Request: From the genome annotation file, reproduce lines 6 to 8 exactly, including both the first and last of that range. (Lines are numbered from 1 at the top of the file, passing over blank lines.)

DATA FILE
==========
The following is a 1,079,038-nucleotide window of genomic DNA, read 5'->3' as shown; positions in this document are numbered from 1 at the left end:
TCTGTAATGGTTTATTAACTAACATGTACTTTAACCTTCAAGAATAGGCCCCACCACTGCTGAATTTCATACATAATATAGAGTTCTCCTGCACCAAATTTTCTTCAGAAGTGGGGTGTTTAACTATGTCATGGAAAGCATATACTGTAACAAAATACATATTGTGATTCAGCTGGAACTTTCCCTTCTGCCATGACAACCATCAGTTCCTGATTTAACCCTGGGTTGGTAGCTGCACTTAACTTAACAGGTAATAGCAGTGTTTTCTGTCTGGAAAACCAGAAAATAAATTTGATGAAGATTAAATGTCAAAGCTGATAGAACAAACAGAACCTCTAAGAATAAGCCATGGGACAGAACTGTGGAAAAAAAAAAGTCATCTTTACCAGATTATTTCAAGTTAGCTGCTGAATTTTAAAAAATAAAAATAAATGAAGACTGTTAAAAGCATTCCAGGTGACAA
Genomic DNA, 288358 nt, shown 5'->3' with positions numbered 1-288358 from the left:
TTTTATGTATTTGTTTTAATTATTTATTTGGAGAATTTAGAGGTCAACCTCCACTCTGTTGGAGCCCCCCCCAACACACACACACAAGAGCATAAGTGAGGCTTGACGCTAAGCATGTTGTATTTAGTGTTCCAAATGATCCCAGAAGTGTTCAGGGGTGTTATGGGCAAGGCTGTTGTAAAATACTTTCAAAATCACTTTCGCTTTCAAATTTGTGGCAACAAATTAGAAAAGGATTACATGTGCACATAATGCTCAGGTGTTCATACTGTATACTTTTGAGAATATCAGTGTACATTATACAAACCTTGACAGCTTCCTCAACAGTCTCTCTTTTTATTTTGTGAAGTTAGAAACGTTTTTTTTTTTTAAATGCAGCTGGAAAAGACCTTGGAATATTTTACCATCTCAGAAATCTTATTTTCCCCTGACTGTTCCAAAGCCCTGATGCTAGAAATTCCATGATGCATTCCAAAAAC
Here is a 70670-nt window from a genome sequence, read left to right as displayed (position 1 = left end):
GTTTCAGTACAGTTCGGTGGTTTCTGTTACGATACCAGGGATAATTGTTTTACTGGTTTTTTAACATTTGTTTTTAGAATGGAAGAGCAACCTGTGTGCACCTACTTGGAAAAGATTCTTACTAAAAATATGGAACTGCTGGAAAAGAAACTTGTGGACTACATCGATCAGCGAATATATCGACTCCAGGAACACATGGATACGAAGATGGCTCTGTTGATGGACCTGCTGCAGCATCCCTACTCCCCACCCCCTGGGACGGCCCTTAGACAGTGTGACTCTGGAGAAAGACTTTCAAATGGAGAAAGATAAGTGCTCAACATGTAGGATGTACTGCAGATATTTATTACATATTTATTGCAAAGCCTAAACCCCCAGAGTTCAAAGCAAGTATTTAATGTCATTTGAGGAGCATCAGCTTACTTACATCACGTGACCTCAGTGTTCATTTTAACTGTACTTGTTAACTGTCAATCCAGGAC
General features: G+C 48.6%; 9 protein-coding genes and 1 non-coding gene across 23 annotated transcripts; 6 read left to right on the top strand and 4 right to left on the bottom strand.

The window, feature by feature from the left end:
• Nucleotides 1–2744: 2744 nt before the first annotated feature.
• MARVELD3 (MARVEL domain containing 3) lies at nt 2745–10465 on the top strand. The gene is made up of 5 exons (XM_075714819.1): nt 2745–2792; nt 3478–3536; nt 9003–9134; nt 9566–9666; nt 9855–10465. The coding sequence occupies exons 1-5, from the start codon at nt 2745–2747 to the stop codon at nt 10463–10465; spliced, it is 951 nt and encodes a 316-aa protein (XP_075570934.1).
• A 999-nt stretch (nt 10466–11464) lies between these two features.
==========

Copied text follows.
GTTTCAGTACAGTTCGGTGGTTTCTGTTACGATACCAGGGATAATTGTTTTACTGGTTTTTTAACATTTGTTTTTAGAATGGAAGAGCAACCTGTGTGCACCTACTTGGAAAAGATTCTTACTAAAAATATGGAACTGCTGGAAAAGAAACTTGTGGACTACATCGATCAGCGAATATATCGACTCCAGGAACACATGGATACGAAGATGGCTCTGTTGATGGACCTGCTGCAGCATCCCTACTCCCCACCCCCTGGGACGGCCCTTAGACAGTGTGACTCTGGAGAAAGACTTTCAAATGGAGAAAGATAAGTGCTCAACATGTAGGATGTACTGCAGATATTTATTACATATTTATTGCAAAGCCTAAACCCCCAGAGTTCAAAGCAAGTATTTAATGTCATTTGAGGAGCATCAGCTTACTTACATCACGTGACCTCAGTGTTCATTTTAACTGTACTTGTTAACTGTCAATCCAGGAC
General features: G+C 48.6%; 9 protein-coding genes and 1 non-coding gene across 23 annotated transcripts; 6 read left to right on the top strand and 4 right to left on the bottom strand.

The window, feature by feature from the left end: